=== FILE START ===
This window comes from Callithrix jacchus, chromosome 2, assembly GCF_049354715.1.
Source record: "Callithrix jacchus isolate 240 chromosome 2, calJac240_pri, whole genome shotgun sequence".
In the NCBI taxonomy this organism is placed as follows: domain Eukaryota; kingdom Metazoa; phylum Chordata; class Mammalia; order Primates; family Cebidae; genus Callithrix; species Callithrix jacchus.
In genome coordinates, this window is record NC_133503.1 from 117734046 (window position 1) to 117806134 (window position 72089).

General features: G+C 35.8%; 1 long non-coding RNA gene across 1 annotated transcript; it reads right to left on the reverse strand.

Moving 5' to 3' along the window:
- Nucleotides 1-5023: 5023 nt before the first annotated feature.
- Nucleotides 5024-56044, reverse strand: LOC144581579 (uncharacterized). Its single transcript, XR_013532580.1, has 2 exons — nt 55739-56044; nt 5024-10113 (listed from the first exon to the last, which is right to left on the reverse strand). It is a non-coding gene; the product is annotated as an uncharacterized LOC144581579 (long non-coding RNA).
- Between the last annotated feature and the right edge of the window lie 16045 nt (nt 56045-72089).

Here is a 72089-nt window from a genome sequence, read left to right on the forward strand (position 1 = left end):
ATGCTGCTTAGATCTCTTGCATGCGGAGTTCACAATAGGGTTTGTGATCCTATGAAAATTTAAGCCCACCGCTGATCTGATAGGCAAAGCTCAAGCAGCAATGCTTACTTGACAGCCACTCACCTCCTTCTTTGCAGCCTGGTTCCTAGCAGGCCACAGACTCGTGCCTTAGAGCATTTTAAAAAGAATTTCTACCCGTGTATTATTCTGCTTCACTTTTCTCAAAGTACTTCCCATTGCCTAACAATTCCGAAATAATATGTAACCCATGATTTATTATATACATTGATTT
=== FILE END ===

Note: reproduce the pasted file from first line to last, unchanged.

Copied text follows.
This window comes from Callithrix jacchus, chromosome 2, assembly GCF_049354715.1.
Source record: "Callithrix jacchus isolate 240 chromosome 2, calJac240_pri, whole genome shotgun sequence".
In the NCBI taxonomy this organism is placed as follows: domain Eukaryota; kingdom Metazoa; phylum Chordata; class Mammalia; order Primates; family Cebidae; genus Callithrix; species Callithrix jacchus.
In genome coordinates, this window is record NC_133503.1 from 117734046 (window position 1) to 117806134 (window position 72089).

General features: G+C 35.8%; 1 long non-coding RNA gene across 1 annotated transcript; it reads right to left on the reverse strand.

Moving 5' to 3' along the window:
- Nucleotides 1-5023: 5023 nt before the first annotated feature.
- Nucleotides 5024-56044, reverse strand: LOC144581579 (uncharacterized). Its single transcript, XR_013532580.1, has 2 exons — nt 55739-56044; nt 5024-10113 (listed from the first exon to the last, which is right to left on the reverse strand). It is a non-coding gene; the product is annotated as an uncharacterized LOC144581579 (long non-coding RNA).
- Between the last annotated feature and the right edge of the window lie 16045 nt (nt 56045-72089).

Here is a 72089-nt window from a genome sequence, read left to right on the forward strand (position 1 = left end):
ATGCTGCTTAGATCTCTTGCATGCGGAGTTCACAATAGGGTTTGTGATCCTATGAAAATTTAAGCCCACCGCTGATCTGATAGGCAAAGCTCAAGCAGCAATGCTTACTTGACAGCCACTCACCTCCTTCTTTGCAGCCTGGTTCCTAGCAGGCCACAGACTCGTGCCTTAGAGCATTTTAAAAAGAATTTCTACCCGTGTATTATTCTGCTTCACTTTTCTCAAAGTACTTCCCATTGCCTAACAATTCCGAAATAATATGTAACCCATGATTTATTATATACATTGATTT